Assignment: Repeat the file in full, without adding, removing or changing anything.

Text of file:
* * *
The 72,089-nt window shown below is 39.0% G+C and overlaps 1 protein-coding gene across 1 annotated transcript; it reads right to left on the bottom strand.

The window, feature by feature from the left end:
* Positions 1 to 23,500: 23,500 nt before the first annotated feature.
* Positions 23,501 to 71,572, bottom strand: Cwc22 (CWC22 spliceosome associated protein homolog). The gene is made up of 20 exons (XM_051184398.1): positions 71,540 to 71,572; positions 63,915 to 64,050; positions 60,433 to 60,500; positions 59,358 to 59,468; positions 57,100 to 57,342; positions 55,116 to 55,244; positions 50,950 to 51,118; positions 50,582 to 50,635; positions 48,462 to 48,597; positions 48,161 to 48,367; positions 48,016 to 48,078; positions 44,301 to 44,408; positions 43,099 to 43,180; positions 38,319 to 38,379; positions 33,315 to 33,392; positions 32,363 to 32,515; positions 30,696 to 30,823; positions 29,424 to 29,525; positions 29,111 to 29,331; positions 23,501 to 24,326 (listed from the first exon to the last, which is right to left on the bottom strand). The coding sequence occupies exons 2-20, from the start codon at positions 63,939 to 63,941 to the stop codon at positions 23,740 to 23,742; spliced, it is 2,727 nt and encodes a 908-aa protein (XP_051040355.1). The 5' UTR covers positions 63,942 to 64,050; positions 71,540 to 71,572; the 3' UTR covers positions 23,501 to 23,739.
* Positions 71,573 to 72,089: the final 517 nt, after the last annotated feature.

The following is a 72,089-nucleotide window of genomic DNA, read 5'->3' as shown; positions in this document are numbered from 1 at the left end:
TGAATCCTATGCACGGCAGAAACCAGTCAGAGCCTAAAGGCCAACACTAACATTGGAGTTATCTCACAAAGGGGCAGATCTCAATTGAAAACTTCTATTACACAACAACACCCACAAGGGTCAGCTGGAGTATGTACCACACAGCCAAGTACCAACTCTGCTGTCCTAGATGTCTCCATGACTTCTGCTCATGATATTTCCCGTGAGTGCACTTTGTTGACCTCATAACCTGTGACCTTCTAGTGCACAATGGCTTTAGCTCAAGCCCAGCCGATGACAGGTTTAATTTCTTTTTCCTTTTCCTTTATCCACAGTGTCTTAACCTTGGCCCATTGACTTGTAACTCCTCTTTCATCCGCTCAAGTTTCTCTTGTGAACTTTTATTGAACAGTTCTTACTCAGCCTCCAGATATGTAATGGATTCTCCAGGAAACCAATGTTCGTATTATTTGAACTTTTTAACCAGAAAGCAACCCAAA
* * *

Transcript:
The 72,089-nt window shown below is 39.0% G+C and overlaps 1 protein-coding gene across 1 annotated transcript; it reads right to left on the bottom strand.

The window, feature by feature from the left end:
* Positions 1 to 23,500: 23,500 nt before the first annotated feature.
* Positions 23,501 to 71,572, bottom strand: Cwc22 (CWC22 spliceosome associated protein homolog). The gene is made up of 20 exons (XM_051184398.1): positions 71,540 to 71,572; positions 63,915 to 64,050; positions 60,433 to 60,500; positions 59,358 to 59,468; positions 57,100 to 57,342; positions 55,116 to 55,244; positions 50,950 to 51,118; positions 50,582 to 50,635; positions 48,462 to 48,597; positions 48,161 to 48,367; positions 48,016 to 48,078; positions 44,301 to 44,408; positions 43,099 to 43,180; positions 38,319 to 38,379; positions 33,315 to 33,392; positions 32,363 to 32,515; positions 30,696 to 30,823; positions 29,424 to 29,525; positions 29,111 to 29,331; positions 23,501 to 24,326 (listed from the first exon to the last, which is right to left on the bottom strand). The coding sequence occupies exons 2-20, from the start codon at positions 63,939 to 63,941 to the stop codon at positions 23,740 to 23,742; spliced, it is 2,727 nt and encodes a 908-aa protein (XP_051040355.1). The 5' UTR covers positions 63,942 to 64,050; positions 71,540 to 71,572; the 3' UTR covers positions 23,501 to 23,739.
* Positions 71,573 to 72,089: the final 517 nt, after the last annotated feature.

The following is a 72,089-nucleotide window of genomic DNA, read 5'->3' as shown; positions in this document are numbered from 1 at the left end:
TGAATCCTATGCACGGCAGAAACCAGTCAGAGCCTAAAGGCCAACACTAACATTGGAGTTATCTCACAAAGGGGCAGATCTCAATTGAAAACTTCTATTACACAACAACACCCACAAGGGTCAGCTGGAGTATGTACCACACAGCCAAGTACCAACTCTGCTGTCCTAGATGTCTCCATGACTTCTGCTCATGATATTTCCCGTGAGTGCACTTTGTTGACCTCATAACCTGTGACCTTCTAGTGCACAATGGCTTTAGCTCAAGCCCAGCCGATGACAGGTTTAATTTCTTTTTCCTTTTCCTTTATCCACAGTGTCTTAACCTTGGCCCATTGACTTGTAACTCCTCTTTCATCCGCTCAAGTTTCTCTTGTGAACTTTTATTGAACAGTTCTTACTCAGCCTCCAGATATGTAATGGATTCTCCAGGAAACCAATGTTCGTATTATTTGAACTTTTTAACCAGAAAGCAACCCAAA